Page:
Gasoline Engines

200 kW/L at Lambda = 1

9. July 2019 | Engineering Service

The increasing tightening of global emission legislations promotes the further development of gasoline engines with the aim of clean engine operation under all real driving conditions. At the same time, performance requirements are growing. Gasoline engines compete increasingly with electrical components for package volume, and the displacement of high performance engines is reduced to lower the CO2 emissions. This article covers the trade-off between increasing specific power and switching to Lambda = 1 throughout the engine map.

Why Lambda = 1 throughout the engine map?

Components in the exhaust gas flow of gasoline engines are currently protected from excessive thermal stress at high performance by mixture enrichment (Lambda < 1). At the same time, such an operating strategy is linked to the cross-influences:

  • The fuel consumption at high engine output is disproportionately high.
  • The CO engine-out emissions are increased considerably by the mixture enrichment, and outside of the operating window with Lambda = 1, the three-way catalyst only provides very low conversion rates.
  • CO emissions under RDE conditions are not limited by the Euro 6d legislation, but they are measured and recorded (“monitoring”).
  • Apart from the monitoring of CO in the homologation process, non-government organisations also record CO emissions under RDE conditions.
  • Since the introduction of RDE Package 4, so-called AES (Auxiliary Emission Strategies which influence emissions as e.g. mixture enrichment) can only receive a time-limited approval.

The switch to Lambda = 1 leads to a loss of performance and reduces the specific power of current representative technolo­gy packages of gasoline engines to ~ 65 kW/L. It results in the increasing introduction of technological measures which improve the specific power at Lambda = 1. These include:

  • Integrated exhaust manifold (iEM)
  • High temperature-resistant turbocharger turbines
  • Miller cycle combined with corresponding boosting procedure as variable turbine geometry (VTG) or electrical turbocharger (eTC)
  • Cooled exhaust gas recirculation (cEGR)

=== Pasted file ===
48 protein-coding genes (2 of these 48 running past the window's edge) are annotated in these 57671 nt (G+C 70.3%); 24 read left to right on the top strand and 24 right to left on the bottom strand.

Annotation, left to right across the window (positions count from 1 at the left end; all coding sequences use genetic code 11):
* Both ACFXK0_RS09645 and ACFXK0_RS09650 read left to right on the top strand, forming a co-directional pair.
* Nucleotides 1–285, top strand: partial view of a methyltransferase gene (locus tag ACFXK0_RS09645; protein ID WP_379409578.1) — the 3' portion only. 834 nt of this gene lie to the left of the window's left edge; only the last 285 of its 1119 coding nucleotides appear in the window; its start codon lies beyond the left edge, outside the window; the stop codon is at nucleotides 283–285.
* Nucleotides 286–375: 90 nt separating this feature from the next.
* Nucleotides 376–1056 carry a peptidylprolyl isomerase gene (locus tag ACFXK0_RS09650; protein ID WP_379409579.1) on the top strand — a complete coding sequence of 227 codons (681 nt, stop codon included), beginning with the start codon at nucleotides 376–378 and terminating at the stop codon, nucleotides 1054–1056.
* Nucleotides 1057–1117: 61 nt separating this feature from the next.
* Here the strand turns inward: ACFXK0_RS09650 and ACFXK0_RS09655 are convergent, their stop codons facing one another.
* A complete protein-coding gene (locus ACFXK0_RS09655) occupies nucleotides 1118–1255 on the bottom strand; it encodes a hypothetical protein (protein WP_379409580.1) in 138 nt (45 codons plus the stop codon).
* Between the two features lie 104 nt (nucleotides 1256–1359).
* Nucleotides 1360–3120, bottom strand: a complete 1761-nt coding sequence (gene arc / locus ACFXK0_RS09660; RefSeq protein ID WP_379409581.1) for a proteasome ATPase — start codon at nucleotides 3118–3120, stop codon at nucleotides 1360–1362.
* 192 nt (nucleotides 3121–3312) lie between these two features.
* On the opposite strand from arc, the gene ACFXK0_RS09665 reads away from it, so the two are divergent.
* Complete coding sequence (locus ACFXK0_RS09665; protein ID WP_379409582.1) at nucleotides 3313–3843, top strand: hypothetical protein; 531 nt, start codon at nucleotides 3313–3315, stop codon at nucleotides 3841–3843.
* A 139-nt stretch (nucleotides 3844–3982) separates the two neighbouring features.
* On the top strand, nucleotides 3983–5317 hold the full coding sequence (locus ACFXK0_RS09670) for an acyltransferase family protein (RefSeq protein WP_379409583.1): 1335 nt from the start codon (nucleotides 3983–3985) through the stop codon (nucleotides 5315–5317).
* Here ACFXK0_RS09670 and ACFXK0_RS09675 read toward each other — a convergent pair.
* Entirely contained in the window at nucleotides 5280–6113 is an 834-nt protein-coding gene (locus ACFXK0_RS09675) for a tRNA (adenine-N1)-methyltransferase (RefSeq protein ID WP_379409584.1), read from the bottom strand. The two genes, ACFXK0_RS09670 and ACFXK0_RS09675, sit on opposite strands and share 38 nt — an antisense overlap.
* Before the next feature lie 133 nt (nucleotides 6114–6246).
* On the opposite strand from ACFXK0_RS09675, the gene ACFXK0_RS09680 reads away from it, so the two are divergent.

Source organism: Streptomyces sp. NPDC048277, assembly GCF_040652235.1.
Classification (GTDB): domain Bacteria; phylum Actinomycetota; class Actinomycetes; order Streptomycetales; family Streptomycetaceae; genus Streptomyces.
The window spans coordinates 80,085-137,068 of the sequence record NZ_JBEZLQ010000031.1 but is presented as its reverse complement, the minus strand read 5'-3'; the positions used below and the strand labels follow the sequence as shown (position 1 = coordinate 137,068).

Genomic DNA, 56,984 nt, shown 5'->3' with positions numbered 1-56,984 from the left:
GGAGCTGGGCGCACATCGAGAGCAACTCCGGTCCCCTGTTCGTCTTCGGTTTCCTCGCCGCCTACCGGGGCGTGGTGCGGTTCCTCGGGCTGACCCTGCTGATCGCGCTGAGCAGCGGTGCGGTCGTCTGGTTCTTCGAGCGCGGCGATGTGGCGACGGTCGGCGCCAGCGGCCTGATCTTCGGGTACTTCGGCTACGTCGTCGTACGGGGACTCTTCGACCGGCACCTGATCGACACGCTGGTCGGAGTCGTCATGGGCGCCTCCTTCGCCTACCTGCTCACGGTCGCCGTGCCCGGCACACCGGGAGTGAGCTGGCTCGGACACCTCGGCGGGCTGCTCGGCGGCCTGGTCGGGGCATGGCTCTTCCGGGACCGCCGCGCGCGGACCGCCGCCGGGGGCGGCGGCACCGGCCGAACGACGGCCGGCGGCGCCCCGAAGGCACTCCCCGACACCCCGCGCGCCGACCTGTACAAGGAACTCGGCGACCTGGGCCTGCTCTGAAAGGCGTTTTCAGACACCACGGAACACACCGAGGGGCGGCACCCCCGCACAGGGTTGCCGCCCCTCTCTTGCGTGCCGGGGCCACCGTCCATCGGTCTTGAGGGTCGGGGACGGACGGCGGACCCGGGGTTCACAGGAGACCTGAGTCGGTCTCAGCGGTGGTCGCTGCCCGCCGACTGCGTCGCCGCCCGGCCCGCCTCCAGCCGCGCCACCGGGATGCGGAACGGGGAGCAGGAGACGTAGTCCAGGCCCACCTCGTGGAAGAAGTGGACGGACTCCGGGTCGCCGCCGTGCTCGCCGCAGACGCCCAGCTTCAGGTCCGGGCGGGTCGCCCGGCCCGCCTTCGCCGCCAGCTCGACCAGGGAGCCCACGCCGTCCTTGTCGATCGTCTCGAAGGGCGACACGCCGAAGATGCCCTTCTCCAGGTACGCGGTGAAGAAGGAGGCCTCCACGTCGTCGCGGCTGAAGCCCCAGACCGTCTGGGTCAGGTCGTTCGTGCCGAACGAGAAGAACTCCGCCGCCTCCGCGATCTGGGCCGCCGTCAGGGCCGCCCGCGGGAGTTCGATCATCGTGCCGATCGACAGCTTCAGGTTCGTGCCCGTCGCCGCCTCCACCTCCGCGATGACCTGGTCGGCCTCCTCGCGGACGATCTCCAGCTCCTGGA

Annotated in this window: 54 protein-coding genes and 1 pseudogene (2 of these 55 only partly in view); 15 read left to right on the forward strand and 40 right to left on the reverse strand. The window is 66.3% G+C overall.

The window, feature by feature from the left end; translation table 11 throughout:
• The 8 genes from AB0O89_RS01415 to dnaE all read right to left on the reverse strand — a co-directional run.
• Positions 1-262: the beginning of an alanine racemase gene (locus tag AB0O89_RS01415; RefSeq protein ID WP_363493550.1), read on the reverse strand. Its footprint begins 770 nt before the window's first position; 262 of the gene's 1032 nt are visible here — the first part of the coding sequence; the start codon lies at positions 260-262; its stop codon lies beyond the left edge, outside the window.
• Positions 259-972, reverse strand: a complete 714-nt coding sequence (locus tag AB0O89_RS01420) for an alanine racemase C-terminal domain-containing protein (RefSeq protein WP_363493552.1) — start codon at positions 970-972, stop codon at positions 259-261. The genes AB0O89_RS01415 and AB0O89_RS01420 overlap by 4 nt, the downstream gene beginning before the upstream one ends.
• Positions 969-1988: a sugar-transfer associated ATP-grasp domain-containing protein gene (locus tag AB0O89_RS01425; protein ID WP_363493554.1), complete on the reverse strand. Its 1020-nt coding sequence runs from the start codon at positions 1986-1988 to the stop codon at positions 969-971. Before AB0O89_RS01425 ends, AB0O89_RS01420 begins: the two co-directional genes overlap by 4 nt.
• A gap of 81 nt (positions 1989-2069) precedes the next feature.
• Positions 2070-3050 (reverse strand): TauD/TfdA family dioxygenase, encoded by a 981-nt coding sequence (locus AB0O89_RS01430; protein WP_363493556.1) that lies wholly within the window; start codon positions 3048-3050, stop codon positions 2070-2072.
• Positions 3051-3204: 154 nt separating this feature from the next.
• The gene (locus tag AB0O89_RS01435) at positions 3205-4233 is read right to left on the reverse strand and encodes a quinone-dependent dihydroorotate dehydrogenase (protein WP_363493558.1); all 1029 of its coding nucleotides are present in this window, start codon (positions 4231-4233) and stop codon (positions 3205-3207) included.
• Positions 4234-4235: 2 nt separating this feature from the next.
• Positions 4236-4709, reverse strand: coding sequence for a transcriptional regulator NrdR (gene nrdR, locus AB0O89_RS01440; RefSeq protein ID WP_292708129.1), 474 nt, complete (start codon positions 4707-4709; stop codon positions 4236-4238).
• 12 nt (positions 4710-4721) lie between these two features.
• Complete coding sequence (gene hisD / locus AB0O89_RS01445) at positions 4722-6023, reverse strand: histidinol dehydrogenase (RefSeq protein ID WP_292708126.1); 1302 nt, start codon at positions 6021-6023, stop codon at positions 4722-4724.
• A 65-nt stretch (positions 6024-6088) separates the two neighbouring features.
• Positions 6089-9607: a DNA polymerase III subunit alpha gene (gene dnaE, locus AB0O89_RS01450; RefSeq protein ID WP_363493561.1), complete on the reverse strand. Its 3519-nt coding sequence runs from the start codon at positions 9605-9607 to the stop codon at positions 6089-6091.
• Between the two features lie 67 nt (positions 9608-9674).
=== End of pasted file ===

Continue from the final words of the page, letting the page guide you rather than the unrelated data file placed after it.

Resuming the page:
• Variable compression ratio (VCR)
Fig. 1: Technologies with Lambda = 1 for vehicles in the volume segment

Fig. 2: Degrees of freedom for the development of high performance vehicles with Lambda = 1

For volume segments from 85 to 100+ kW/L can well be achieved. The development of drive systems for high performance vehicles allows more freedom with regards to cost and applicable technology. FEV has investigated the following question: “Are 200 kW/L at Lambda = 1 possible?”

Combustion process for 200 kW/L at Lambda = 1

Fig. 3: Thermodynamic investigations at n = 7800 min-1 and Lambda = 1

The realization of the specific power of 200 kW/L at Lambda = 1 requires a break-up of the conflict of interests between supercharging and knock tendency. Water injection in the intake port represents the key technology. The reduction of the mixture temperature associated with the high evaporation enthalpy of water at the end of compression allows for a significant increase of the efficiency of the high-pressure cycle. Figure 3 shows a variation of the water-fuel ratio (WFR) at a speed of 7800 min-1 and stoichiometric engine operation. With the selected compression ratio of 9.3:1 the brake mean effective pressure (BMEP) can be increased with the growing water share at only a slight delay of the center of combustion to 30.8 bar, so that the value of 200 kW/L is achieved at a WFR of 55 percent. An absolute boost pressure of approx. 3.3 bar is required, which can be supplied with a single-stage compressor.

The position of the water injector in the intake port has been optimized with the help of 3D CFD simulations. For the distance that is furthest away from the valve, the wall film share is too high, because the water can wet the largest area. For water injection closer to the valve, the share decreases significantly, whereby the improvements for a distance of less than 60 mm are minor.

An analysis of the temperature distribution in the combustion chamber shows that the 60 mm position is preferable to the ­
30 mm position despite the same mean temperature.

Fig. 4: Investigation of various positions of the water injector in the intake port

With respect to the high mass flow rate and boost pressure demand, the requirement of a low throttle effect of the intake valves is in contrast to the objective of a high charge motion.
Figure 5 shows how 3D machined valve seat rings are used to achieve a high charge motion with simultaneously increased flow coefficient.

Fig. 5: Trade-off between tumble and flow rate and achieved port design values for short-stroke engines for 200 kW/L at Lambda = 1

Design for high mechanical and thermal stress

Fig. 6: Design of the sodium-cooled exhaust valves

An engine design for a specific power of 200 kW/L must withstand high thermal stress and high mechanical load. The turbine wheel is manufactured from MAR 246 and withstands a maximum temperature of 1,050 °C. In addition to the exhaust gas turbocharger turbine, the exhaust valves are exposed to particularly high thermomechanical stress. Therefore, sodium-cooled exhaust valves are used. An optimized solution is used which directs the sodium into the valve disc and at the same time largely maintains its structure.

The aluminium cylinder block is a rigid closed-deck design with a bed-plate and cast iron cylinder liners. An aluminium spray coating guarantees a good connection between cylinder and crankcase. The high thermomechanical stress with the corresponding pronounced cylinder deformation is addressed with free form honing.